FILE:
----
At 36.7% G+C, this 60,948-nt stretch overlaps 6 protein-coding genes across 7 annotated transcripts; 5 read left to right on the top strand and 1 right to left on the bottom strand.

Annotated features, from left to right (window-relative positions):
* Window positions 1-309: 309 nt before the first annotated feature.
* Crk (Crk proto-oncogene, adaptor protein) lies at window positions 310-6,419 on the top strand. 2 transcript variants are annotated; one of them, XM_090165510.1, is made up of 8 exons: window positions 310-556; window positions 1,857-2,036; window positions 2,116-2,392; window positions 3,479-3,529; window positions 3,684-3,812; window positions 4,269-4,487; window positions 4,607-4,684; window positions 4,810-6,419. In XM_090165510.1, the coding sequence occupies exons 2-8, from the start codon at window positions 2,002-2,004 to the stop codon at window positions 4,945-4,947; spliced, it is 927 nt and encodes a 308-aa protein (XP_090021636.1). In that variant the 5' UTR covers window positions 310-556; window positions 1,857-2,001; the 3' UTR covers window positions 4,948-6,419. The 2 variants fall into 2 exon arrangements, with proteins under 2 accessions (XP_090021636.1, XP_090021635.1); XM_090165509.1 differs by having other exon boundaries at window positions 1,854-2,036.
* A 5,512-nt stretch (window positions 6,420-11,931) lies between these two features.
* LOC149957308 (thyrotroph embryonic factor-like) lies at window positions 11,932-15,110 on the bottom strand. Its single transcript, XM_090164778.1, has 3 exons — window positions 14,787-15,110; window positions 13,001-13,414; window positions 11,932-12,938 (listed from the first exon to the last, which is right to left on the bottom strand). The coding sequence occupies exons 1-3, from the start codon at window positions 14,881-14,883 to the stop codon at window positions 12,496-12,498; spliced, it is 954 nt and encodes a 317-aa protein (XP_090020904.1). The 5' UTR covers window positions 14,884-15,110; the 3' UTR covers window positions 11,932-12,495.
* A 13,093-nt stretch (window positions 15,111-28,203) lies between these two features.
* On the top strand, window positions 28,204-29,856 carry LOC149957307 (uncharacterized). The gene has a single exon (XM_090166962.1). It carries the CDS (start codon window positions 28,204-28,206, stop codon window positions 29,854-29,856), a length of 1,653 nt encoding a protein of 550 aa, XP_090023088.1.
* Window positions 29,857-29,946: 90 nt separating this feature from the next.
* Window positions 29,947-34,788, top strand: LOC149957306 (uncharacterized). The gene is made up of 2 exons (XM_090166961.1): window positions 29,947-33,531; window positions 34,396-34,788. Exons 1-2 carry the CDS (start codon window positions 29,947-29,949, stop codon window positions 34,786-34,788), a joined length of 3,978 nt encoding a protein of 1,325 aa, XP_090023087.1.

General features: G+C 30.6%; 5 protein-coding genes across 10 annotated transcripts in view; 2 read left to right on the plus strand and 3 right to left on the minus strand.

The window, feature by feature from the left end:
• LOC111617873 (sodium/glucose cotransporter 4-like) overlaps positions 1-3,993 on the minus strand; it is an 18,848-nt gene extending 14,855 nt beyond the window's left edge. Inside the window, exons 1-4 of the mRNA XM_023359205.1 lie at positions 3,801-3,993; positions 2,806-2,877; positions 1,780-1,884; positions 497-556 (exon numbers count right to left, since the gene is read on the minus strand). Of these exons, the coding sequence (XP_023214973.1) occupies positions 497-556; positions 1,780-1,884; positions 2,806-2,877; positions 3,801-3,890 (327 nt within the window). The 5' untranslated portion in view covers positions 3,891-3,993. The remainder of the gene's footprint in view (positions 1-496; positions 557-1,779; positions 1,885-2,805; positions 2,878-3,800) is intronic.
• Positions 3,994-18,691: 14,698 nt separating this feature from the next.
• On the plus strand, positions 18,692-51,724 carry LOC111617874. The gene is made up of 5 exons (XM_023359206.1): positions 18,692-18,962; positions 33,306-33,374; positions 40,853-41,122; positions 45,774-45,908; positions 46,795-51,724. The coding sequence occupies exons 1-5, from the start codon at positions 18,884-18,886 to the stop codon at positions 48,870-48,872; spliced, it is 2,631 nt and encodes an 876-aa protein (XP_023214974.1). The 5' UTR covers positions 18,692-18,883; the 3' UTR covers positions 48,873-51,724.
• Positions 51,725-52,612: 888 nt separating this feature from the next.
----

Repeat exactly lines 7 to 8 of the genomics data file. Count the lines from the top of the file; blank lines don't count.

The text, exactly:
* A 13,093-nt stretch (window positions 15,111-28,203) lies between these two features.
* On the top strand, window positions 28,204-29,856 carry LOC149957307 (uncharacterized). The gene has a single exon (XM_090166962.1). It carries the CDS (start codon window positions 28,204-28,206, stop codon window positions 29,854-29,856), a length of 1,653 nt encoding a protein of 550 aa, XP_090023088.1.